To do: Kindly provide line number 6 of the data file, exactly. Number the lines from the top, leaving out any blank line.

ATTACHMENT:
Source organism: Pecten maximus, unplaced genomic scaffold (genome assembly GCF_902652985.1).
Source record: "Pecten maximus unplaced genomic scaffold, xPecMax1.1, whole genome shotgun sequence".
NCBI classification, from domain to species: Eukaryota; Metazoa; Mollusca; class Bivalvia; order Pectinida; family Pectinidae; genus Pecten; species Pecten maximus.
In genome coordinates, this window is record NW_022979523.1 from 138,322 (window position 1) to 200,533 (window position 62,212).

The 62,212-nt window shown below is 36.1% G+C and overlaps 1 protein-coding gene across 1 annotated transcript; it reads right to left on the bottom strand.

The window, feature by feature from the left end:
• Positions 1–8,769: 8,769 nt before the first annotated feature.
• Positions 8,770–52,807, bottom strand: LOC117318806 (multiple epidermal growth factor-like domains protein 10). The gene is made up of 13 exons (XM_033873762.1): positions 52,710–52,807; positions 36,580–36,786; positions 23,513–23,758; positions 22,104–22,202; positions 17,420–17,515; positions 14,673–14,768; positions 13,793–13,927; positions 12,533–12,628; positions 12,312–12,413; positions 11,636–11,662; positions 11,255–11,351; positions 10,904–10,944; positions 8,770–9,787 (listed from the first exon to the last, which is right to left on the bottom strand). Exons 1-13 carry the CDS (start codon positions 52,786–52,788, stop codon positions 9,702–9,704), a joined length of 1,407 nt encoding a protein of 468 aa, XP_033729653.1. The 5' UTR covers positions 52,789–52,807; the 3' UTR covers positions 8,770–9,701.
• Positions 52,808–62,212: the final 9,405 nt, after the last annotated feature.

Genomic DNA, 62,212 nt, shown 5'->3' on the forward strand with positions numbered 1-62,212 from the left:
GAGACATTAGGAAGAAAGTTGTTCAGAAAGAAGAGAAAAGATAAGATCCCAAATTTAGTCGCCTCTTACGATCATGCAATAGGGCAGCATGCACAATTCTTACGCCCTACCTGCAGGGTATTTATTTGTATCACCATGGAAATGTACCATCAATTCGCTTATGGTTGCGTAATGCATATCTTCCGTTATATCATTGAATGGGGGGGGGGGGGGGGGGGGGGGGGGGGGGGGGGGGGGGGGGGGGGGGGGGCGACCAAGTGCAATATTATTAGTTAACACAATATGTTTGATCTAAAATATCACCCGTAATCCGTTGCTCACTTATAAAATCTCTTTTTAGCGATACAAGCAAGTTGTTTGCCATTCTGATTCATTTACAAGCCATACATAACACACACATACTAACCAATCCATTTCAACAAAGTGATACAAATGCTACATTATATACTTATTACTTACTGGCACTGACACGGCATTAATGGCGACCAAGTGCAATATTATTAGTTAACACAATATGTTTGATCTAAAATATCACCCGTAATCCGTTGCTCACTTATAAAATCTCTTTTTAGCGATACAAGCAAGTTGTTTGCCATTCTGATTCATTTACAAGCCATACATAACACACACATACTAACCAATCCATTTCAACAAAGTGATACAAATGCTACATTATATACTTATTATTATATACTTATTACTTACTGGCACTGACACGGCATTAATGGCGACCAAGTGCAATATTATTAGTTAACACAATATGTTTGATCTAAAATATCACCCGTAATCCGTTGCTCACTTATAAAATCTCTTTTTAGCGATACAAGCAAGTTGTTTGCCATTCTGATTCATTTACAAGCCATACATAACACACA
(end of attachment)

The window, feature by feature from the left end: